Unregistered DIY Botox clinic exposed operating out of a GARDEN SHED
Syringe in hand and dressed in his blue hospital scrubs, Joshua James prepares to inject his patient with Botox .
But the man wielding the toxin is not a doctor and his premises are not an approved clinic.
James is a beautician – who works out of his garden shed.
A Sunday Mirror investigator went undercover to expose his dodgy practice after a tip-off from a previous client.
The medical world fear he is just one of a growing number of rogue practitioners offering the increasingly affordable and popular wrinkle-banishing treatment at a risk to clients’ lives.
Our probe comes two months after the NHS revealed it is picking up a mounting bill correcting botched procedures performed by non-medical practitioners like James.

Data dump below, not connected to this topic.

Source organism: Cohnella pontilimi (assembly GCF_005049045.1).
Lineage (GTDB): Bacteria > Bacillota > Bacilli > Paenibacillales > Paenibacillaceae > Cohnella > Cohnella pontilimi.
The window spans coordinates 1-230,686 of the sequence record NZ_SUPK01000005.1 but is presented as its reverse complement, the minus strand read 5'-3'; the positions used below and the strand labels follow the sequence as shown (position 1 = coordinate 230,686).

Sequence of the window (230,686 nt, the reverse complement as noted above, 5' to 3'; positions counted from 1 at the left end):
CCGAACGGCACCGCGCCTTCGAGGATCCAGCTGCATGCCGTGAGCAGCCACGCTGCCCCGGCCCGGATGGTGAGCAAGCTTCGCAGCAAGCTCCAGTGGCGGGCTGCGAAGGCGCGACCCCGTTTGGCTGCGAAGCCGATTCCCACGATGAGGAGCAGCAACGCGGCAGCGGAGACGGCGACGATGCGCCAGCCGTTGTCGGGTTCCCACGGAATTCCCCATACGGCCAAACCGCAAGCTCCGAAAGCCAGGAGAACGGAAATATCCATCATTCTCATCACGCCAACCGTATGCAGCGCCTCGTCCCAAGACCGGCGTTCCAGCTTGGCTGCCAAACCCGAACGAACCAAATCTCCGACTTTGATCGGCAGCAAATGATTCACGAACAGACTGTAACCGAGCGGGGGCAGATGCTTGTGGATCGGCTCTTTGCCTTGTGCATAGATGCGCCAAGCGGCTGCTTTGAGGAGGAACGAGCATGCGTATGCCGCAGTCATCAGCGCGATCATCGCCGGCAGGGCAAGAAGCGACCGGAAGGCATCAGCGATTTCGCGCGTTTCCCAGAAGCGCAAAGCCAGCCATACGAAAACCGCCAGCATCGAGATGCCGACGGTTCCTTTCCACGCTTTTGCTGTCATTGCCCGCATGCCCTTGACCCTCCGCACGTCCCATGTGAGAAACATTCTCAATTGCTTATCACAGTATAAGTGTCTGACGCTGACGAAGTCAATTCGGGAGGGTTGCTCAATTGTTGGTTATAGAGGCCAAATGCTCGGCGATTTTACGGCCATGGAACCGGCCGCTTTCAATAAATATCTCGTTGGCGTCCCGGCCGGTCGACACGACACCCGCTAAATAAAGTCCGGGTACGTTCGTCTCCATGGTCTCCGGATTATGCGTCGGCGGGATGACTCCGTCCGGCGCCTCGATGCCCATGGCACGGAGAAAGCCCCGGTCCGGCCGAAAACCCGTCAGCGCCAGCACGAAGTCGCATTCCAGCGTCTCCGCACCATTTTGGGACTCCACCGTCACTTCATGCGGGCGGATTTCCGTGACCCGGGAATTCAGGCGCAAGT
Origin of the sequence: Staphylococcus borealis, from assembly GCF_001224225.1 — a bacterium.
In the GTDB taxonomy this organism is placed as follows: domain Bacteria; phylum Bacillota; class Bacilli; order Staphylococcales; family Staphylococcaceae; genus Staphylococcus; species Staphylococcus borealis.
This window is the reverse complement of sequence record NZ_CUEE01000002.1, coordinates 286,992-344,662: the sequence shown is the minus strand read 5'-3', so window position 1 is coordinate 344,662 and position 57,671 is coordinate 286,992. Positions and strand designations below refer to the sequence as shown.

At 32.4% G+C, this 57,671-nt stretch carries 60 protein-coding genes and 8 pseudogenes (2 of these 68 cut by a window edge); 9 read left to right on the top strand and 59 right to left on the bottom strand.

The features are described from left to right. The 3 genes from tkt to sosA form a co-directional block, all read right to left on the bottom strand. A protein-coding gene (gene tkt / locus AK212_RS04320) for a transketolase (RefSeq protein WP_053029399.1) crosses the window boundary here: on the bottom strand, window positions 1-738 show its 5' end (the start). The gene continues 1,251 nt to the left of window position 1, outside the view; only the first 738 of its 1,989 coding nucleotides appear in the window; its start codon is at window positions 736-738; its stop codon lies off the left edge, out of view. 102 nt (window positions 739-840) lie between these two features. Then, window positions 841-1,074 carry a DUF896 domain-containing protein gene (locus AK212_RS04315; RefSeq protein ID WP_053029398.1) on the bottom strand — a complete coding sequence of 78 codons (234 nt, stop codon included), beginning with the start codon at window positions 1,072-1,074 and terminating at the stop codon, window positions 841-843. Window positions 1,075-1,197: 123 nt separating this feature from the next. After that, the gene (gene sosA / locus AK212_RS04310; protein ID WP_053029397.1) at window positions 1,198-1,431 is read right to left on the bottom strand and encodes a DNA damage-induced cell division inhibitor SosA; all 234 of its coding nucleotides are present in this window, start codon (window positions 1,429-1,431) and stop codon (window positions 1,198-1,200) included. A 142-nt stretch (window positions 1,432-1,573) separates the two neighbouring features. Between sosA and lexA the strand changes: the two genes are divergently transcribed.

According to the Human Medicines Regulations Act 2012, anyone can inject Botox but only AFTER a doctor, dentist, nurse practitioner or registered pharmacist prescribes it following a face-to-face consultation to establish medical history.
But James falsely insisted to our reporter: “You don’t need to see a doctor to have Botox.”
Paul Banwell, a plastic surgeon at the British Association of Aesthetic and Plastic Surgery, told us James was “absolutely”
flouting the law.
He said: “There is no question he is. The bottom line is, if they are not medically qualified, you have to see a doctor beforehand and be assessed. And I’d have serious concerns for anybody agreeing to have medical treatment in a garden shed.”
Our investigation began by sending a request to follow James’ Smile Make-overs Instagram account.
It advertises “Botox parties” for eight clients a time with free treatment for the host.
An image on James’ Instagram account advertising his business